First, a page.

When signal carrying contact assembly 218 is inserted into housing assembly 214, assembly of receptacle tap connector 206 and its connection to cables 12a and 12b is completed. When the receptacle tap connector is not being used to tap into the cable network, switch arms 341 and 342 are in contact; and switch means 340 is closed as shown in FIG. 3 to provide a first signal path within the receptacle tap connector housing between signal carrying contacts 322 and 323 and, hence, between center conductors 24 of cables 12a and 12b. Similarly, the outer conductive sheaths of cables 12a and 12b are connected to grounding contact 219.

To tap into the cable network, plug connector 208 is inserted into recess or cavity 375 within signal carrying contact housing 321 of receptacle tap connector 206. Plug connector 208 is connected to an electrical cable 376 having an outer insulative sheath or jacket 377, a pair of insulation covered, signal carrying conductors 383 and 384, and a third ground conductor 382. Signal carrying conductors 383 and 384 include corresponding conductive portions 383', 384' connected to conductive terminals 387 and 388. Ground conductor 382 is connected to conductive terminal 386. Terminals 386, 387 and 388 are mounted on external surfaces of an insulative housing 381 of plug 208 and are oriented on housing 381 to face, respectively, ground bar 299 of grounding contact 219 and signal carrying contacts 322 and 323. At least a portion of plug 208 and terminals 386, 387, 388 are constructed for removable insertion into plug receiving opening or recess 375 of contact housing 321. Upon said insertion, housing 381 of plug 208 urges terminal 386 to engage compressibly and slideably impinge ground bar 299 to establish an electrical connection of ground conductor 382 to conductive sheaths 22 of cables 12a and 12b (see FIGS. 5 and 6). Also upon said insertion, housing 381 of plug 208 urges terminals 387 and 388 to engage compressibly and slideably impinge, respectively, depending portions 372 of signal carrying contacts 322 and 323 to establish a second signal path between the first and second signal carrying contacts through plug 208 (see FIG. 4).

Plug connector 208 includes a latching member 401 which is adapted to engage a latching feature 402 in contact housing 218 when the plug connector is inserted into the receptacle connector to retain the connectors in mated condition (see FIGS. 1 and 2). Latch 401 includes an extended finger portion 403 to readily permit the plug connector to be disconnected from the receptacle connector when desired.

Plug connector housing 381 is configured to define cam surfaces 405 and 406 (see FIGS. 3 and 4) on the lower surface thereof which are positioned to engage movable switch arms 342 of the signal carrying contacts 322 and 323 during mating of the connectors and to push them downwardly out of contact with stationary switch arms 341 to interrupt the first signal path between signal carrying contacts 322 and 323. More particularly, during mating of the connectors, ground connection is first made between grounding contact center bar 299 and grounding contact terminal 386 on the plug connector to connect the conductive sheaths in cables 12a and 12b to grounding cable 382. Further insertion of the plug connector into cavity 375 causes signal carrying contacts 387 and 388 on the plug connector to engage depending portions 372 on contacts 322 and 323, momentarily creating a dual signal path through both the normally closed switch means 340 and the the plug connector. Further insertion and bottoming of the plug connector, however, causes cam surfaces 405 and 406 to move movable switch arms 342 down and out of engagement with stationary switch arms 341, thereby opening switch means 140 and leaving only a series connection from the cables 12a and 12b through the plug connector into workstation apparatus (not shown) connected to the plug connector. Of course, if and when the plug connector is disconnected from the receptacle connector, movable switch arms 342 are released by cam surfaces 405 and 406 and automatically return back into contact with switch arms 341 to close switch means 340 and reestablish the first signal path between signal carrying contacts 322 and 323.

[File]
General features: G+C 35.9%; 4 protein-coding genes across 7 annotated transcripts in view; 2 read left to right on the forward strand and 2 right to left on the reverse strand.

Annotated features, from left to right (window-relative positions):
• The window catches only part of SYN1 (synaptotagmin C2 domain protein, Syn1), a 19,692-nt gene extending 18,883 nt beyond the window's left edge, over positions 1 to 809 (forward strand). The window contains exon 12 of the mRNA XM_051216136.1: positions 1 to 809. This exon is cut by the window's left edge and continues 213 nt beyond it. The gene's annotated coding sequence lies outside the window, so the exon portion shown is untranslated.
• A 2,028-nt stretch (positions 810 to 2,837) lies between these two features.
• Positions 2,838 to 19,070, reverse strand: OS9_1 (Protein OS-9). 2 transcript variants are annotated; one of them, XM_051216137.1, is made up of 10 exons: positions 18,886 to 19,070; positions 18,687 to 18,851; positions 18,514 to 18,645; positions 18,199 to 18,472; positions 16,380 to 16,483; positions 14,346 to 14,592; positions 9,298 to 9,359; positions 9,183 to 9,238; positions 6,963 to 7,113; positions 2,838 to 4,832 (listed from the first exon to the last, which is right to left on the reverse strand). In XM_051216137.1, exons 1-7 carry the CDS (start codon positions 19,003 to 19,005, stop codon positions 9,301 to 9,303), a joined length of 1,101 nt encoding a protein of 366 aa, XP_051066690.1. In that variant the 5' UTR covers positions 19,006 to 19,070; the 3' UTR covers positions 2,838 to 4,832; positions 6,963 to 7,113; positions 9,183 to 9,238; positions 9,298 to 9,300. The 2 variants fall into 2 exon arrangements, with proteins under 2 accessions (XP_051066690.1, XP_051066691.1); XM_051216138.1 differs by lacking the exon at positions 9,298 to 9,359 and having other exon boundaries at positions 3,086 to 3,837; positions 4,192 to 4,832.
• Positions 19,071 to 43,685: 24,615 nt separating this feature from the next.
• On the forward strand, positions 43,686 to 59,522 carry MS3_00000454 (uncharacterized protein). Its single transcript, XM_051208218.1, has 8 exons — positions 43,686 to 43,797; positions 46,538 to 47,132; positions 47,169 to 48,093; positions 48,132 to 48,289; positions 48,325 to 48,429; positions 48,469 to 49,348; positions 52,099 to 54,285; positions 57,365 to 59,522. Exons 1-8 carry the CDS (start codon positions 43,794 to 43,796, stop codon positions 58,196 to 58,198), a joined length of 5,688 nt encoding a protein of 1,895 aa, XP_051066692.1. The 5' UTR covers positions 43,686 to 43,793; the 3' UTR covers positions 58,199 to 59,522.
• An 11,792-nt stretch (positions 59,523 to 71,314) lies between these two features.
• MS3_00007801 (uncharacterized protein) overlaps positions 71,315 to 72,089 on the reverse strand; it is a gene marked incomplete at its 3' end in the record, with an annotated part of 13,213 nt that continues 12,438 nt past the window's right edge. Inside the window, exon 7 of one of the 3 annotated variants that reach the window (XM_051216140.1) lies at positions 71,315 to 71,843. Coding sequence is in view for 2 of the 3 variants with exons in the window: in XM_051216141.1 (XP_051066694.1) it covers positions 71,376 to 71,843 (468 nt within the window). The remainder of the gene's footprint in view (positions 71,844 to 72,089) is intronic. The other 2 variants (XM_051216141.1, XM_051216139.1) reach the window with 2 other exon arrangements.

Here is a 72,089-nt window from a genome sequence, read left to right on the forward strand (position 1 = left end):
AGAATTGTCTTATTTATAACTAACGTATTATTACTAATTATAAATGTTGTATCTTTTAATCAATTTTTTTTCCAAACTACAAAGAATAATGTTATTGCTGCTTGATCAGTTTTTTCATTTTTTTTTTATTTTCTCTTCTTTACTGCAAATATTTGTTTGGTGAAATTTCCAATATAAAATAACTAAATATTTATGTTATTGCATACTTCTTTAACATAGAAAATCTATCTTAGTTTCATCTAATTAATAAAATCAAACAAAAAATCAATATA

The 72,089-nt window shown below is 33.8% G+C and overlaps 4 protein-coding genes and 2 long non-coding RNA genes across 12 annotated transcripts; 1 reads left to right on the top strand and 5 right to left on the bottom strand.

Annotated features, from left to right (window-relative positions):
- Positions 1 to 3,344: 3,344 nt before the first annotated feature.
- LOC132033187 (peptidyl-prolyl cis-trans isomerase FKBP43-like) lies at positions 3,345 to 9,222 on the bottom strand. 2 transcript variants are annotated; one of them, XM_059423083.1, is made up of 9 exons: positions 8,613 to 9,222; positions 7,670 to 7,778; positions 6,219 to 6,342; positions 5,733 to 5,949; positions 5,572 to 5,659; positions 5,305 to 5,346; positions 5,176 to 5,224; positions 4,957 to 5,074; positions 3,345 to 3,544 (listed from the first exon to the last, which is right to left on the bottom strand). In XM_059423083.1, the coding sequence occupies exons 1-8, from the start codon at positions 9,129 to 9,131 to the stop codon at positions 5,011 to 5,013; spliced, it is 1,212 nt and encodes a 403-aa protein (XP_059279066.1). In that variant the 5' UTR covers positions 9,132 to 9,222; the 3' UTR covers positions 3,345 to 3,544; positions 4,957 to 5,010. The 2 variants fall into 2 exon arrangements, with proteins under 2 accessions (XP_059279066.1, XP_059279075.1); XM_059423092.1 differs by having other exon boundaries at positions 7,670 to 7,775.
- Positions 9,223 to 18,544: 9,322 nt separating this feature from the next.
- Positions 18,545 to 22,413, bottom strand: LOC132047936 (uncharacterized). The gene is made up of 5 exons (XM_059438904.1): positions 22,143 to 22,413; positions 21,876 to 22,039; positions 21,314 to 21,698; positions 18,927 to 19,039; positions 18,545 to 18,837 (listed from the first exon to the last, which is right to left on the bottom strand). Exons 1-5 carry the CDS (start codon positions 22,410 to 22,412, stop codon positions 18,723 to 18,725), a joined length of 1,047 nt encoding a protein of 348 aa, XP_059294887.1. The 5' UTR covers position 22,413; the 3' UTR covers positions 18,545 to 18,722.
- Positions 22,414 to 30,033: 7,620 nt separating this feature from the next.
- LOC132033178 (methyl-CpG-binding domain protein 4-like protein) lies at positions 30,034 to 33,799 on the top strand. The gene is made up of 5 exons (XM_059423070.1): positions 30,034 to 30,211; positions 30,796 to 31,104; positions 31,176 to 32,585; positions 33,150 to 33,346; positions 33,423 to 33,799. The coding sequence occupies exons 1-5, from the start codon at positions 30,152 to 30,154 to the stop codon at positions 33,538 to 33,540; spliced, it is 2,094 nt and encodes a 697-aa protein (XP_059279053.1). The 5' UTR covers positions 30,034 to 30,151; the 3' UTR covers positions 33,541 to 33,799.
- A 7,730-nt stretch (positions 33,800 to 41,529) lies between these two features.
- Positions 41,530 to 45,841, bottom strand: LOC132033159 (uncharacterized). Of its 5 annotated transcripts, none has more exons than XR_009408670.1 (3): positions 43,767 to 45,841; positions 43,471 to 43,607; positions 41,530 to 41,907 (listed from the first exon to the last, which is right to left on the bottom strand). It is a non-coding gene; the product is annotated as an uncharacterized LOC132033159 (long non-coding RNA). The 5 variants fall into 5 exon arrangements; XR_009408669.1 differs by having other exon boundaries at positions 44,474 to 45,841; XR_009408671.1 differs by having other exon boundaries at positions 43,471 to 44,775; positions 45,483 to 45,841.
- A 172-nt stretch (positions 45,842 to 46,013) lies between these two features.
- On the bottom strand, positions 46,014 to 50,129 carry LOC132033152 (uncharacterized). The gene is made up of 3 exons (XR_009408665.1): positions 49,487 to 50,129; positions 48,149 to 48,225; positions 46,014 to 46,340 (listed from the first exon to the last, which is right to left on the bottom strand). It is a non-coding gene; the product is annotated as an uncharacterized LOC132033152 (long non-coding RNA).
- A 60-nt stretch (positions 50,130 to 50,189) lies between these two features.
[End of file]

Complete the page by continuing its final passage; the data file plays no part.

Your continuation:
In the connector of FIGS. 1-7, signal carrying contacts 341 and 342 are identical and interchangeable permitting a reduction in both manufacturing costs and inventory requirements. Also, the switch means formed by the contacts, by having two movable switch arms, is designed to provide a dual connection between the contacts thus providing greater reliability in operation. In addition, when the plug connector is inserted into the tap connector to tap into the network, the cam surfaces 405 and 406 opens the switch means by moving the movable contacts in a direction parallel to the direction of movement of the plug connector for even greater reliability.